Cardioversion is a method to return an abnormal heart rhythm back to normal.
Cardioversion can be done using an electric shock or drugs.
Electric cardioversion may be done with a device that gives off a shock. The device can be placed inside (internal) or the shock can be delivered from the outside (external) the body.
External electric cardioversion uses a device called a defibrillator.
- Electrode patches are placed on the chest and back. The patches are connected to the defibrillator.
- The defibrillator is activated and an electric shock is delivered to your heart.
- This shock briefly stops all electrical activity of the heart. Then it allows the normal heart rhythm to return.
- Sometimes more than one shock, or a shock with higher energy is needed.
Emergency external electric cardioversion is used to treat abnormal heart rhythms (arrhythmia) that can cause death, such as ventricular tachycardia or ventricular fibrillation.
External electric cardioversion may also be used for non-emergency conditions. Heart rhythm problems, such as atrial fibrillation or paroxysmal supraventricular tachycardia (PSVT) that began recently or that cannot be controlled with medicines may be treated this way.
- You may need tests before having external cardioversion to make sure that there are no blood clots in the heart.
- Some people may need to take blood thinners.
- You may be given medicine to help you relax before the procedure.
- After the procedure, you may be given medicines to prevent blood clots and to help prevent the arrhythmia from coming back.
An implantable cardioverter-defibrillator (ICD) is a device that is placed inside your body. It is most often used in people who are at risk for sudden death from ventricular tachycardia or ventricular fibrillation, or who have had these heart rhythms before.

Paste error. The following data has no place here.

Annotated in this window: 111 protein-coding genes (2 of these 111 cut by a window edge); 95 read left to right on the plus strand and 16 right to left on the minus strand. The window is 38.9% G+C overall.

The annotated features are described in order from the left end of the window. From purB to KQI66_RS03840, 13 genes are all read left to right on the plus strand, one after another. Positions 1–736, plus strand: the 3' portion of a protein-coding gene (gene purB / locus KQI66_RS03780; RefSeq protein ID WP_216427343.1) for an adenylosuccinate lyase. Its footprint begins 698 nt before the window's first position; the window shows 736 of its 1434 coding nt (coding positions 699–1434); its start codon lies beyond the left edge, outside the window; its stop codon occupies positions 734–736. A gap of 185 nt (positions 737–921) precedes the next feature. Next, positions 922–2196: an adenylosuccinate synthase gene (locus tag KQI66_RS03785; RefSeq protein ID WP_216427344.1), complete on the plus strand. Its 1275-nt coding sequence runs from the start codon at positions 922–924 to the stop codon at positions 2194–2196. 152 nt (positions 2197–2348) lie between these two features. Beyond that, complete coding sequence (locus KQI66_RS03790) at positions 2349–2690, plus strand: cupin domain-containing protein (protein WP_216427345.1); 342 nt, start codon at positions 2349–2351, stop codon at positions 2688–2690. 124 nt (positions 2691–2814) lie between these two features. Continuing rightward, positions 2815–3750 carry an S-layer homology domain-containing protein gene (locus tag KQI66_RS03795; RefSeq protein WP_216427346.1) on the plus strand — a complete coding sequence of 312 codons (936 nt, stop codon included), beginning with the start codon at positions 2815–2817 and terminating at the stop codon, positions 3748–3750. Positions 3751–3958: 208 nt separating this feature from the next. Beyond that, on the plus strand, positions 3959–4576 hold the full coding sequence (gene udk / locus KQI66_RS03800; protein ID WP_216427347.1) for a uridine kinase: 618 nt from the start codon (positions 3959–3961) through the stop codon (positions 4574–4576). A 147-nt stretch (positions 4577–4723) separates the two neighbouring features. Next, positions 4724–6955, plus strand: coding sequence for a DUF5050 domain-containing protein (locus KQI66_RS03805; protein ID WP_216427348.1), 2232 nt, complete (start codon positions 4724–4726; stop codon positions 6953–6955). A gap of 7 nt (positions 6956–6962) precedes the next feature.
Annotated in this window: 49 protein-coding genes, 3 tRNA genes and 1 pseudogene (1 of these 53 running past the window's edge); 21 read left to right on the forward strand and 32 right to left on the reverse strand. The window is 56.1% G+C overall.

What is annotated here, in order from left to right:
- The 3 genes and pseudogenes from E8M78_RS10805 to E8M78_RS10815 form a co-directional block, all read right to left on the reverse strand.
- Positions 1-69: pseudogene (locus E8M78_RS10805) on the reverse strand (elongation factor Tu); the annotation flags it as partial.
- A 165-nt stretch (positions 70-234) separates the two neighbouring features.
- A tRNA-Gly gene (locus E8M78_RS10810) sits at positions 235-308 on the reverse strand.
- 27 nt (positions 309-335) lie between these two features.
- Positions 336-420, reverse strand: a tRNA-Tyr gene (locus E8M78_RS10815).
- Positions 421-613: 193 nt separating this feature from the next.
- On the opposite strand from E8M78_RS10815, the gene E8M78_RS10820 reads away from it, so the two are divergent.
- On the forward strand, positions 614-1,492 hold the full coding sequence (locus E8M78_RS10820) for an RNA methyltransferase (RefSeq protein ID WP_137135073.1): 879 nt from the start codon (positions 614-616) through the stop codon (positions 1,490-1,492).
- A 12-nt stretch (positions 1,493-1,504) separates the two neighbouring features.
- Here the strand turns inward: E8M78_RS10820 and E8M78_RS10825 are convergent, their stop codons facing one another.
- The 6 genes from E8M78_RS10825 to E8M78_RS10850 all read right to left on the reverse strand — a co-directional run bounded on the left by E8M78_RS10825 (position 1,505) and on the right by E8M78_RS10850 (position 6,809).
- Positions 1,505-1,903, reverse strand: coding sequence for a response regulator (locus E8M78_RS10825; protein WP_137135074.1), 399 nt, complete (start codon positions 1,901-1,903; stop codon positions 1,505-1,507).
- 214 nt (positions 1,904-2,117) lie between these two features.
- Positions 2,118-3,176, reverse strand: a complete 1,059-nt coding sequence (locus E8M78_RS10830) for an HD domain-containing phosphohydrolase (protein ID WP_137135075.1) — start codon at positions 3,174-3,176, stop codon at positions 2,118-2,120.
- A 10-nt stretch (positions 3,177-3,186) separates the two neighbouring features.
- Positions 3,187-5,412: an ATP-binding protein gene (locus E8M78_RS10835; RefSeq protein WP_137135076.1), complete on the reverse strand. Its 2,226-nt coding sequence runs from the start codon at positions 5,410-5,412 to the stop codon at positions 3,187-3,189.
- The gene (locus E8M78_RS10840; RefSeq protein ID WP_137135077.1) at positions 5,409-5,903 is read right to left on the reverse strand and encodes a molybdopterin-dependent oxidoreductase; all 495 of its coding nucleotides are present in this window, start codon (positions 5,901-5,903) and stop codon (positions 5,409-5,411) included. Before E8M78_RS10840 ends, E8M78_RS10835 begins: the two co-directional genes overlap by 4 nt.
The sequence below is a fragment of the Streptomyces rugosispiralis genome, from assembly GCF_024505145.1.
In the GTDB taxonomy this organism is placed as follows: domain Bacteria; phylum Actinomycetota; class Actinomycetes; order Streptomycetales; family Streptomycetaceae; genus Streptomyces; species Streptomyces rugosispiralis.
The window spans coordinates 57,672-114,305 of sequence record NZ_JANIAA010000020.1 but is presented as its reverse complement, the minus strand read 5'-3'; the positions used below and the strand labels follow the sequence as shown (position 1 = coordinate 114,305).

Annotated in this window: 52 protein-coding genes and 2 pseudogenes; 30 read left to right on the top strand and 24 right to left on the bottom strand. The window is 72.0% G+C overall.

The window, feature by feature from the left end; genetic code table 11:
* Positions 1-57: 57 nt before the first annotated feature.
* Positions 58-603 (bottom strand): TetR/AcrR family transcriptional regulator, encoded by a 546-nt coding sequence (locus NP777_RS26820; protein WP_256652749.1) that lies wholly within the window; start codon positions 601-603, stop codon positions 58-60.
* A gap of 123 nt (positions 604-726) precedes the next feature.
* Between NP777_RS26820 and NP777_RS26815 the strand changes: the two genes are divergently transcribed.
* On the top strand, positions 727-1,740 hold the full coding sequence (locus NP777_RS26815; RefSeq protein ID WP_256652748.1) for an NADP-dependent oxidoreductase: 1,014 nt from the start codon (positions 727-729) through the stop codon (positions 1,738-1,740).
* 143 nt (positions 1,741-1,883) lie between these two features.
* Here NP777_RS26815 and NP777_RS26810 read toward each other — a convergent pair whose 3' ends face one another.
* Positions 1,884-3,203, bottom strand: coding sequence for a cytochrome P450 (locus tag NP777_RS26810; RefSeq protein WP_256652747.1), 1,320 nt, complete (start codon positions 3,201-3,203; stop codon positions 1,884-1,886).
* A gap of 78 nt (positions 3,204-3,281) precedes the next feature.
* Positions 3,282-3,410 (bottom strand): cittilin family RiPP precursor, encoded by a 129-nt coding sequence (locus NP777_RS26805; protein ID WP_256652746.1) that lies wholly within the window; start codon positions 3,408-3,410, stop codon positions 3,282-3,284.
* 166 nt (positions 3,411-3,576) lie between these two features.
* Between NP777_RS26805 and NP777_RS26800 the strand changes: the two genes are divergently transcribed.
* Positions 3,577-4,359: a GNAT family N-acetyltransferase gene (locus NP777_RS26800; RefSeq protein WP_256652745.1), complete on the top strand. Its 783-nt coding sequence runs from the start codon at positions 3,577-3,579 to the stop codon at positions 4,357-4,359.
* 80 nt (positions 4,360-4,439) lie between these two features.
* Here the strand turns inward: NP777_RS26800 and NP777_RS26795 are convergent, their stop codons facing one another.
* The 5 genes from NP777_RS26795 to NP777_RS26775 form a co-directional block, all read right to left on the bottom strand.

- The ICD is implanted underneath the skin of your upper chest or abdomen.
- Wires are attached that go into the heart.
- If the device detects a dangerous heartbeat, it sends an electrical shock to the heart to change the rhythm back to normal.
CARDIOVERSION USING DRUGS (PHARMACOLOGIC)
Cardioversion can be done using drugs that are taken by mouth or given through an intravenous line (IV). It can take from several minutes to days for this treatment to work. If you are given drugs for cardioversion in a hospital, your heart rate will be regularly checked.
Cardioversion using drugs can be done outside the hospital. This treatment is most often used for people with atrial fibrillation that comes and goes. However, you will need to be closely followed-up by a cardiologist.
As with electrical cardioversion, you may be given blood thinning medicines to prevent blood clots from forming and leaving the heart (which can cause a stroke).
Complications of cardioversion are uncommon, but may include:
- Allergic reactions from medicines used
- Blood clots that can cause a stroke or other organ damage
- Bruising, burning, or pain where the electrodes were used
- Worsening of the arrhythmia
People who perform external cardioversion may be shocked if the procedure is not done correctly. This can cause heart rhythm problems, pain, and even death.
Epstein AE, DiMarco JP, Ellenbogen KA, et al. 2012 ACCF/AHA/HRS focused update incorporated into the ACCF/AHA/HRS 2008 guidelines for device-based therapy of cardiac rhythm abnormalities: a report of the American College of Cardiology Foundation/American Heart Association Task Force on Practice Guidelines and the Heart Rhythm Society.J Am Coll Cardiol.
Miller JM, Zipes DP. Therapy for cardiac arrhythmias. In: Bonow RO, Mann DL, Zipes DP, Libby P.Braunwald's Heart Disease: A Textbook of Cardiovascular Medicine
Morady F. Electrophysiologic interventional procedures and surgery. In: Goldman L, Schafer AI, eds.Goldman's Cecil Medicine
Myerburg RJ, Castellanos A. Approach to cardiac arrest and life-threatening arrhythmias. In: Goldman L, Schafer AI, eds.Goldman's Cecil Medicine
Update Date 5/13/2014
Updated by: Michael A. Chen, MD, PhD, Associate Professor of Medicine, Division of Cardiology, Harborview Medical Center, University of Washington Medical School, Seattle, WA. Also reviewed by David Zieve, MD, MHA, Isla Ogilvie, PhD, and the A.D.A.M. Editorial team.